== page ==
Specialization or Generalization? The Many Ways of Following the Consistent Life Ethic

Posted on May 19, 2020 By

John Whitehead at the White House

by John Whitehead

The Consistent Life Ethic (CLE) movement is very diverse. It includes people of different philosophical or partisan backgrounds, with different understandings of the CLE and different preferred activist strategies. One aspect of this diversity is varying approaches to specialization, that is, focusing on a particular life issue of the CLE.

Some CLE activists are drawn to work primarily on one life issue while others take a more wide-ranging approach. Also, among those activists who focus on one issue, the chosen issue will vary. Like other differences, alternative approaches to specialization can be a source of tension within the CLE movement but can also, if handled properly, be a source of movement strength.

Specialization: Pros and Cons

People might be moved to focus their activism on one of the six life issues covered by the Consistent Life Network mission statement—abortion, the death penalty, euthanasia, poverty, racism, and war—for any number of reasons. (For simplicity, I am treating these six as “the life issues” but of course many people include other issues under the CLE heading, such as protecting the environment, opposition to human trafficking, and so on.)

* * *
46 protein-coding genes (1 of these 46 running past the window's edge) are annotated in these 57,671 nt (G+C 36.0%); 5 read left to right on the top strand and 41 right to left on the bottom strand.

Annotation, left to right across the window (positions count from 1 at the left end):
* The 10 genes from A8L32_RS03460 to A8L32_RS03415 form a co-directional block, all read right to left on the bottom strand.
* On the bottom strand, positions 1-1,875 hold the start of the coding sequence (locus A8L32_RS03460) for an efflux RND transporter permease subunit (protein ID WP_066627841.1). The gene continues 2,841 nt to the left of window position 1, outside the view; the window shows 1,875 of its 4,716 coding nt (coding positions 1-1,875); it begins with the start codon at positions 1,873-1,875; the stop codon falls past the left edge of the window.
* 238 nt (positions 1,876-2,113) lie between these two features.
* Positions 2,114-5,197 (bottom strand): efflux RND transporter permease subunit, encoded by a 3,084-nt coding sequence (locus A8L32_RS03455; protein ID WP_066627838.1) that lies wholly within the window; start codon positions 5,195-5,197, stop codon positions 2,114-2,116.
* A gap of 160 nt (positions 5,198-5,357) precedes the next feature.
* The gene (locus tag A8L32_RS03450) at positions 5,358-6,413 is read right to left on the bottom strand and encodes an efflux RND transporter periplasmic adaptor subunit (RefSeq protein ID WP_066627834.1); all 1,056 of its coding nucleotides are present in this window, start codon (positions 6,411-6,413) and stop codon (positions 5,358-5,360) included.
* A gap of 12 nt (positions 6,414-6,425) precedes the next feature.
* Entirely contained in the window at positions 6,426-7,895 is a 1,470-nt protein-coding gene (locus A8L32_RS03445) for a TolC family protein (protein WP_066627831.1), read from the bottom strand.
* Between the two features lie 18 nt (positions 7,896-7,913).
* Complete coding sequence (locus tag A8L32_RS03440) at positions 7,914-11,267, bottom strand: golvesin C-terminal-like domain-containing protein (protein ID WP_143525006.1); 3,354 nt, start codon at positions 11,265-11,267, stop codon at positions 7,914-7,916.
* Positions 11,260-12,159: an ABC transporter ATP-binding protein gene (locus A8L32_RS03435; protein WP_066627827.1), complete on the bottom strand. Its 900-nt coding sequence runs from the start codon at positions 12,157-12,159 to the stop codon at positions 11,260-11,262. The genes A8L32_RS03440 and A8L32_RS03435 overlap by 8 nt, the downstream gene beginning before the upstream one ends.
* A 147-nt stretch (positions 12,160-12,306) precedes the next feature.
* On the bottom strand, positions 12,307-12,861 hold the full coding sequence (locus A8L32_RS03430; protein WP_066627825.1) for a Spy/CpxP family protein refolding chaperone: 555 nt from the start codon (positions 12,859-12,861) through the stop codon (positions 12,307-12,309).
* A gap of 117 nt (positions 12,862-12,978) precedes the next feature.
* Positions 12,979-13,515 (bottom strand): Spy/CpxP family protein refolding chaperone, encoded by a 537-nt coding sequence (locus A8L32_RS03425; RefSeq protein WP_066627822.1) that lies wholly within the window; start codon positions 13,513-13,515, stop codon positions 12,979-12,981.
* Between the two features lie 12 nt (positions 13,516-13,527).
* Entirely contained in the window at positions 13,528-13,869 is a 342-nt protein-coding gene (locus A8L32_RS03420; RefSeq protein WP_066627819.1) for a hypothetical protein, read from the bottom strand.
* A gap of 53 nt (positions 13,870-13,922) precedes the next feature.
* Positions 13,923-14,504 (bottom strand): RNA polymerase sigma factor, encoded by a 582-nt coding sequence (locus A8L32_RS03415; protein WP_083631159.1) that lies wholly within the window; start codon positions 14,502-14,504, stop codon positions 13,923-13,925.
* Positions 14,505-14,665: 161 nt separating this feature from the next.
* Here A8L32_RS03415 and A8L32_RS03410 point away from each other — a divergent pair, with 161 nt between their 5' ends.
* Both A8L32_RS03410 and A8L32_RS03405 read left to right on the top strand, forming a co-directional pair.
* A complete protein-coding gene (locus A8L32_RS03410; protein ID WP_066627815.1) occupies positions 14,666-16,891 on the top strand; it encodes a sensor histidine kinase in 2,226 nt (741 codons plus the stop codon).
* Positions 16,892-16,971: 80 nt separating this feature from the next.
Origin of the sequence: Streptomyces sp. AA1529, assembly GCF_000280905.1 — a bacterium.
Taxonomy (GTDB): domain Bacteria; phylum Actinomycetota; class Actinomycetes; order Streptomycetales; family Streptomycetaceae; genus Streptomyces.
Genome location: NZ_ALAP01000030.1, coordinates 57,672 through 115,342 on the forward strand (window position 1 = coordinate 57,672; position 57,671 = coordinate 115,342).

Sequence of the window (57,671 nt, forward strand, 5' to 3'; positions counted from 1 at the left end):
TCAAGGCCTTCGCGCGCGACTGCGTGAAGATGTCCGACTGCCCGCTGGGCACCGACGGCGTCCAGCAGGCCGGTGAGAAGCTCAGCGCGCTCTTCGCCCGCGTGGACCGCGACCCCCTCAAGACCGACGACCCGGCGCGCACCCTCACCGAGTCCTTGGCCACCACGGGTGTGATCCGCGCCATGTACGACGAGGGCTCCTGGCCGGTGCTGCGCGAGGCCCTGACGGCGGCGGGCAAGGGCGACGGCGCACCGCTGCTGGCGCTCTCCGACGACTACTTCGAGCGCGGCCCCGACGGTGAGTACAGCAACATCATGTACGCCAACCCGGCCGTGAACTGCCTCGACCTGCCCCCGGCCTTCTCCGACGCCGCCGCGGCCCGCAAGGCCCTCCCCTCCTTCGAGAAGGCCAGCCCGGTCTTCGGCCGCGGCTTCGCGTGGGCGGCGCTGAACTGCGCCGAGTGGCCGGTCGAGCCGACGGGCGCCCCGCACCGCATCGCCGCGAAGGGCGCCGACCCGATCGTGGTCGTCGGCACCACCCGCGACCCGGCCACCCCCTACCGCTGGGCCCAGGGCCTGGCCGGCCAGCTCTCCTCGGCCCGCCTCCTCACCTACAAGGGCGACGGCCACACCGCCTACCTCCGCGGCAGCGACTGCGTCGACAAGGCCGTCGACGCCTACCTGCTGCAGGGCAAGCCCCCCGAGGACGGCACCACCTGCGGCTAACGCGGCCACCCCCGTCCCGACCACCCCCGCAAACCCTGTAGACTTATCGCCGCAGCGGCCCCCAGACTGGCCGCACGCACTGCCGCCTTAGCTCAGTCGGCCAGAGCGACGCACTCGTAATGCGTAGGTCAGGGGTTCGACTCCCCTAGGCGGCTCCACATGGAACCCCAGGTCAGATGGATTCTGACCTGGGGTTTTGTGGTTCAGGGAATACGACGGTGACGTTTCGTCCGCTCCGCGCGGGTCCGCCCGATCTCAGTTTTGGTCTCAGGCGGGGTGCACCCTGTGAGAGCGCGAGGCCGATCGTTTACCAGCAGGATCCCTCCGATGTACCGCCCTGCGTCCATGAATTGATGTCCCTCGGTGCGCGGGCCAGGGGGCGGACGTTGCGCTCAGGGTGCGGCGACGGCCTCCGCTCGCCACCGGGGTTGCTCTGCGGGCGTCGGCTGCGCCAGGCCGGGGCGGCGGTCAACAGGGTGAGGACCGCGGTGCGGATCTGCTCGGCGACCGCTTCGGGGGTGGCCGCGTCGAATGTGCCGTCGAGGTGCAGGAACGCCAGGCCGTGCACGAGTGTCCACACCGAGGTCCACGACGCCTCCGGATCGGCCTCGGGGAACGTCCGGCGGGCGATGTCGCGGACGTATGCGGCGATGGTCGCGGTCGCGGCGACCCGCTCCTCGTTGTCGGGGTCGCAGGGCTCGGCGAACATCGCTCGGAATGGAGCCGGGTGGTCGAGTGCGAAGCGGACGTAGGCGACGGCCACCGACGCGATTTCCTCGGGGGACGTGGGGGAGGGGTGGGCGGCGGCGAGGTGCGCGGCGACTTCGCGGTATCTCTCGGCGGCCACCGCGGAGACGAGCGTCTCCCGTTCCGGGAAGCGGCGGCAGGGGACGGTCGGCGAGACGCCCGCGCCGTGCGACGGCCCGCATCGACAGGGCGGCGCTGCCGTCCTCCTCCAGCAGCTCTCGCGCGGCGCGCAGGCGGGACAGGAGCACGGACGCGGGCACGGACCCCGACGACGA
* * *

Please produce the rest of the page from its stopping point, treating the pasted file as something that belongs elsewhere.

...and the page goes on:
Their philosophies might lead them to conclude the focus issue has some significance or importance that sets it apart from the others. Their life experience might have made them unusually concerned about the focus issue. Their cast of mind or temperament might make the focus issue especially interesting. Or all these factors might influence them. For whatever reason, some people prefer to work on one life issue rather than others.

 

Such preferences have advantages and disadvantages.

An advantage is it allows an activist to do greater justice to the focus issue. Working on one issue allows for investing more time and energy than would be possible when working on six issues. A focused activist gains more experience and detailed knowledge on the focus issue, which further strengthens activism on it.